Alleged Forgery: Witness Admits Not Sighting Obaseki’s Original Credentials

Lucky Obewo-Isawode  
Updated December 30, 2020
A photo combination of Edo State Governor, Godwin Obaseki and a court gavel.


A Federal High Court in Abuja has admitted the original copy of the University of Ibadan degree certificate of a witness, as part of efforts to establish the certificate forgery suit instituted against the Edo State Governor, Godwin Obaseki by the All Progressives Congress (APC).

The certificate belonging to Professor Emmanuel Balogun, who also graduated from the University of Ibadan, alongside Governor Obaseki was admitted as exhibit by Justice Ahmed Mohammed at the resumed hearing of the suit.

The APC who invited the witness for the tendering of the document of the original certificate asked the court to compare the witness certificate with that of Obaseki, but the witness, while giving evidence admitted that he has never sighted the degree certificate issued to the Edo governor by the university’s authorities.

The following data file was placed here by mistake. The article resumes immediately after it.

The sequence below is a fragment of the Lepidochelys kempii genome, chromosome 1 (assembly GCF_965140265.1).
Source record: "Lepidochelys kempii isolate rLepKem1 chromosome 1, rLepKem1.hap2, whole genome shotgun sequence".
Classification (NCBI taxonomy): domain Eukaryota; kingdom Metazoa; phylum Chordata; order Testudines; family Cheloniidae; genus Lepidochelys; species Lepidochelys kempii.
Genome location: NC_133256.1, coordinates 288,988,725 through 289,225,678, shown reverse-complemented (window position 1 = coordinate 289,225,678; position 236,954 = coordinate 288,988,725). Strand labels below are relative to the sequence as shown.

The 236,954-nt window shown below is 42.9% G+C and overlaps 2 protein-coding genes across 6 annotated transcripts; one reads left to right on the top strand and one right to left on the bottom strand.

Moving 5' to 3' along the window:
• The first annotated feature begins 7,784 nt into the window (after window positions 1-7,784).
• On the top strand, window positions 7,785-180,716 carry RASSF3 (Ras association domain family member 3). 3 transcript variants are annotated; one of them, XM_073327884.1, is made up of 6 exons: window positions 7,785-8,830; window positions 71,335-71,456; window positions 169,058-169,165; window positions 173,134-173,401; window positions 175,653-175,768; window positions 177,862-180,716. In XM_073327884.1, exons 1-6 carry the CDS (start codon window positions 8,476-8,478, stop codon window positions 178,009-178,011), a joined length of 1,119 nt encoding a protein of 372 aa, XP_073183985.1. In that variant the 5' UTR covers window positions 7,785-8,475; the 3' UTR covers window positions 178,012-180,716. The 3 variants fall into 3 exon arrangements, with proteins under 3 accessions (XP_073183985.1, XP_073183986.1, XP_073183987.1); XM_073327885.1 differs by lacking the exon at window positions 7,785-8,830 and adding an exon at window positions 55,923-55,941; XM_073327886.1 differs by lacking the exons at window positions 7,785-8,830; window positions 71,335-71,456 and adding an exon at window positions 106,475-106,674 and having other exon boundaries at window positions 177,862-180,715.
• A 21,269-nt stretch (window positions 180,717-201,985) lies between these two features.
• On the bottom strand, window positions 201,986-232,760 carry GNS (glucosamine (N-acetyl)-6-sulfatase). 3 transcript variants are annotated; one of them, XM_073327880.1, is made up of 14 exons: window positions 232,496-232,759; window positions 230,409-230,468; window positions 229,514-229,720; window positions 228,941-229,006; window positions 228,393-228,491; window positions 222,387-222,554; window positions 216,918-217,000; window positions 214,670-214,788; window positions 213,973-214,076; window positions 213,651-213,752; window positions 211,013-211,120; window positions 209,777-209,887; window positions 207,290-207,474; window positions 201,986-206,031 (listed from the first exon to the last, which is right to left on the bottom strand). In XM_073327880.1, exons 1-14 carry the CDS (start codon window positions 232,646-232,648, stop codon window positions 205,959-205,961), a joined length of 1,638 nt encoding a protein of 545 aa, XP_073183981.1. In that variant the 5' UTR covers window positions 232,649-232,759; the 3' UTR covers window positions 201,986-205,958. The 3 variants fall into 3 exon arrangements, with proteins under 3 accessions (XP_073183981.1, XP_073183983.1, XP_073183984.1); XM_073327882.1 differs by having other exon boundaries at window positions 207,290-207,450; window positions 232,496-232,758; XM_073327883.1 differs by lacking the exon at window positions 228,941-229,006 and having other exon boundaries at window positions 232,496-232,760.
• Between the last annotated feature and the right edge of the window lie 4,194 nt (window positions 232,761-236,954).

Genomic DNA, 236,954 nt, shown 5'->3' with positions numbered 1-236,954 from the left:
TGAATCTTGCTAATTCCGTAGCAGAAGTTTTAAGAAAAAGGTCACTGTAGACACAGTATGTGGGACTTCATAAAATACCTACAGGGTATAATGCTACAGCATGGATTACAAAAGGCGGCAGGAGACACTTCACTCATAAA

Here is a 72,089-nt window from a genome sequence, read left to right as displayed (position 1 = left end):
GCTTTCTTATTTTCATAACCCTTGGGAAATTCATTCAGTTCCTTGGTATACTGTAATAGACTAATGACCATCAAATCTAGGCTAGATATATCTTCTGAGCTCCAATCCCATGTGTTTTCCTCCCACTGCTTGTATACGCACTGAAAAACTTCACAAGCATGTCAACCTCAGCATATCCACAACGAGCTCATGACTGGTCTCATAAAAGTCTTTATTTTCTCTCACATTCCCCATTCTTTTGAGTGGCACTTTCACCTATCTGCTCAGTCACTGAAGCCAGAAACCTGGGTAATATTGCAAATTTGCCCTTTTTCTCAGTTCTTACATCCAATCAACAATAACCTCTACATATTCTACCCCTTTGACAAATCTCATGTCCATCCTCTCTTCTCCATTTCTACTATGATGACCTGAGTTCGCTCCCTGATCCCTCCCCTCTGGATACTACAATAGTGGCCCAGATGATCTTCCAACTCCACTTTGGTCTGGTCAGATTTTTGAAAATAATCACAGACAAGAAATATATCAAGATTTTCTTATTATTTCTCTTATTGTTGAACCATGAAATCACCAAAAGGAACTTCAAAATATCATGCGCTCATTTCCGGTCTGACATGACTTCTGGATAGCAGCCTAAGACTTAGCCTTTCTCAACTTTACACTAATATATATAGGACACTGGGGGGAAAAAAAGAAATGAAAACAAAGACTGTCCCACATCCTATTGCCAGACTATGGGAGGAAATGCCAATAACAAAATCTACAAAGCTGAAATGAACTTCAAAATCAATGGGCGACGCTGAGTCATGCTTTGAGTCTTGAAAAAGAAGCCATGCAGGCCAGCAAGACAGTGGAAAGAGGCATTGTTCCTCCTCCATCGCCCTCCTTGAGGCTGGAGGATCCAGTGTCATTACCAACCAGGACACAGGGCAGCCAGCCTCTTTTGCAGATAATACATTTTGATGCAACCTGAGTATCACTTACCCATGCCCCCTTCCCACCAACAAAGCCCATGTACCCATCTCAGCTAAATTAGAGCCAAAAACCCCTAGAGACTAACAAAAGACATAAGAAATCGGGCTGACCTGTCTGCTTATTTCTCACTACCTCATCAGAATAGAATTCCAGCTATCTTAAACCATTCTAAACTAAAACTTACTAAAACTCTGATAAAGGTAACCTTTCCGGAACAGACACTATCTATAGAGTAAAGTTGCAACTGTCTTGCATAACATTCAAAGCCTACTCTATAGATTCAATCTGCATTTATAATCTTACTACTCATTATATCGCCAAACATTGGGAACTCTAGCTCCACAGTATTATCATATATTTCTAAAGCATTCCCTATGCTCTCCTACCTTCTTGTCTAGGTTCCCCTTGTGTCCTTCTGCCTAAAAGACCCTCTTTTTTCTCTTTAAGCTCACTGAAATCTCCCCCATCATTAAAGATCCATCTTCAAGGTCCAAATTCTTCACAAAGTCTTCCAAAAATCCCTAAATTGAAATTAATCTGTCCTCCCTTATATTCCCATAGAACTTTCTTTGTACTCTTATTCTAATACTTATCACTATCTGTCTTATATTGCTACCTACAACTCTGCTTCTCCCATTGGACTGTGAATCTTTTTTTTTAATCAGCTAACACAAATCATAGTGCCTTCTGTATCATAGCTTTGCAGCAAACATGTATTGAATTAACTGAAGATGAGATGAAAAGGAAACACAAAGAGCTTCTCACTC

Obaseki’s lawyer, Ken Mozia, however, insisted that the governor duly graduated from the University of Ibadan.

The witness, who graduated from the premier university in 1979, also told the court that he had never worked in the Admissions Department of the University of Ibadan.

Professor Balogun who was crossed examined by Obaseki’s counsel told Justice Ahmed Mohammed that he was not in a position to make comments on the governor’s certificate since he has never seen them in his life.

The APC witness who tendered the original degree certificate issued to him by the University of Ibadan in 1979 to buttress the forgery allegation against Obaseki informed the court that generally, certificates are signed by vice-chancellors and registrars and that they always bear dates.

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He further told the court that authentic certificates are issued in colour with the logo of the university on it, adding that no certificate is ever issued in black and white except when photocopied.

The witness also admitted that certificates issued by the premier university were usually larger than normal foolscap paper and that they needed to be reduced or scaled-down before they can be accommodated on A4 papers.

He insisted that if the certificate is not reduced or scaled-down during photocopying, some parts will be left out and will not be a true reflection of the original.

Professor Balogun, who appeared based on a subpoena by the APC had tendered his own certificate for the court to compare with those allegedly used by Governor Obaseki to secure the nomination for the September 19 governorship election in Edo State to enable the court to establish the forgery issue.